“One of the most remarkable things about the brain is that it can generate behaviors that unfold over a wide range of different timescales,” said Flavell, Lister Brothers Career Development Assistant Professor in the Department of Brain and Cognitive Sciences at MIT.
To tackle such a big, complex and universal question about animal behavior, Flavell is working with a small-scale model organism: the tiny roundworm C. elegans.
“C. elegans is an attractive system for these studies because its nervous system consists of just 302 neurons,” he said. “A full understanding of how neural circuits give rise to behavior requires detailed knowledge across many scales of analysis: from molecular events in single neurons to large-scale patterns of neural activity to emergent animal behaviors.”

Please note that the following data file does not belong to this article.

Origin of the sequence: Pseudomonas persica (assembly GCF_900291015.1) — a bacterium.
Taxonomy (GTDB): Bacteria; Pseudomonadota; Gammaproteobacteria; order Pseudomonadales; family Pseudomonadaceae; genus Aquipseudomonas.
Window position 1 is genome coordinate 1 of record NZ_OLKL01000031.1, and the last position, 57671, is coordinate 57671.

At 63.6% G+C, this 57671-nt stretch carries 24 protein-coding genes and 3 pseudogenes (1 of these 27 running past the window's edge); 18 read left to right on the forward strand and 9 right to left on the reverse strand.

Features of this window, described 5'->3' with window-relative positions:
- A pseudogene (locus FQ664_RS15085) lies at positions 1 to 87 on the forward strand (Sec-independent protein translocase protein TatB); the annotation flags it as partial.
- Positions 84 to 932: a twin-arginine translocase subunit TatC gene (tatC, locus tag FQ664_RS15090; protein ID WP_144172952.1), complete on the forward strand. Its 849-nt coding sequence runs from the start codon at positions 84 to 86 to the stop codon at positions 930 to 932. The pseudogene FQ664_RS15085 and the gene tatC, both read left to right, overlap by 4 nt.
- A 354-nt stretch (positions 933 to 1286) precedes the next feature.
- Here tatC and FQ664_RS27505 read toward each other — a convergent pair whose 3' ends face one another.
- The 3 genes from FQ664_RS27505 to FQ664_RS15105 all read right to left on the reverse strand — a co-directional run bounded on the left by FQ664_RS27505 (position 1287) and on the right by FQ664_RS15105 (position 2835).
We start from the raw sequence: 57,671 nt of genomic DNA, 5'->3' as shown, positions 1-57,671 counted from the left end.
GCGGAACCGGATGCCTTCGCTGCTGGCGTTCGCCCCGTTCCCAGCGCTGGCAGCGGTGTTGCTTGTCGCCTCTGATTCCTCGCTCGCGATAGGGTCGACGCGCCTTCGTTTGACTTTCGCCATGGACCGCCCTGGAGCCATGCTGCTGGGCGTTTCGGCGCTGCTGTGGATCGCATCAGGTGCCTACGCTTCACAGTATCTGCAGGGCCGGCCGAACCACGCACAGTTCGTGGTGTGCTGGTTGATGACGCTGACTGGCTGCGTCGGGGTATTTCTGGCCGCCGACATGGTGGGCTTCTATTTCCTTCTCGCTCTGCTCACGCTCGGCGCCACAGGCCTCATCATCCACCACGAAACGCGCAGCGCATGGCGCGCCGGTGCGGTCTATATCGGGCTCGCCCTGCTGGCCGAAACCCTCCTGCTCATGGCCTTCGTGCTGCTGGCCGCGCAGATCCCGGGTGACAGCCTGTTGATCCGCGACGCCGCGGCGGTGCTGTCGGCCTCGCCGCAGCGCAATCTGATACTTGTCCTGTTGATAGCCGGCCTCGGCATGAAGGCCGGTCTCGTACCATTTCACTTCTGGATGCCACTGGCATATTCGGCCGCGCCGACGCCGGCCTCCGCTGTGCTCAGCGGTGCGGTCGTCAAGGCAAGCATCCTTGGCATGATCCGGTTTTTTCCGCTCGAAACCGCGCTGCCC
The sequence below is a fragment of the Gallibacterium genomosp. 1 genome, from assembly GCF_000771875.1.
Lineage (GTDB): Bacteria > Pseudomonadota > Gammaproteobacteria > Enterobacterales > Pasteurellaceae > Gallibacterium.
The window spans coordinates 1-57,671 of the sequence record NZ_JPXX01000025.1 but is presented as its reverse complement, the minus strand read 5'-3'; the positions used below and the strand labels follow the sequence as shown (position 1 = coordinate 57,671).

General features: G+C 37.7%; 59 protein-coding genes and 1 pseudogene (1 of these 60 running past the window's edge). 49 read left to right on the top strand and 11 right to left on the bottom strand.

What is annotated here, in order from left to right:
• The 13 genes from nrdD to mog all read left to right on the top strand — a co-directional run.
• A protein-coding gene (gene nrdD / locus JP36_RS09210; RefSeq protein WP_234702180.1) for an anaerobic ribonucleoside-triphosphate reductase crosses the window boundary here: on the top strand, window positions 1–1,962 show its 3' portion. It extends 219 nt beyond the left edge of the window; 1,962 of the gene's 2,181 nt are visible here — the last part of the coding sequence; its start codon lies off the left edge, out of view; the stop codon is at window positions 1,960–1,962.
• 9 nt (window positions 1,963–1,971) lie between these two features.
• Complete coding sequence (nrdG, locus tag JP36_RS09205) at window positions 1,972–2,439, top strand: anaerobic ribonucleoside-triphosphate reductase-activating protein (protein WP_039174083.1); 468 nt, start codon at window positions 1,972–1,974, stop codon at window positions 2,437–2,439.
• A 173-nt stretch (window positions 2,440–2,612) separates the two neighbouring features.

Using newly developed imaging tools and other cutting-edge methods, Flavell’s lab will be able to observe mechanisms and activity at all of these scales and experimentally manipulate them, producing the big and small picture of how the worm’s nervous system produces and sustains states like sleep and wakefulness. Those findings can then inform studies of more complex animals where these questions are currently much more difficult to study.
The five-year, $762,000 award begins April 1. The CAREER award is the NSF’s most prestigious award given out annually to early-stage faculty.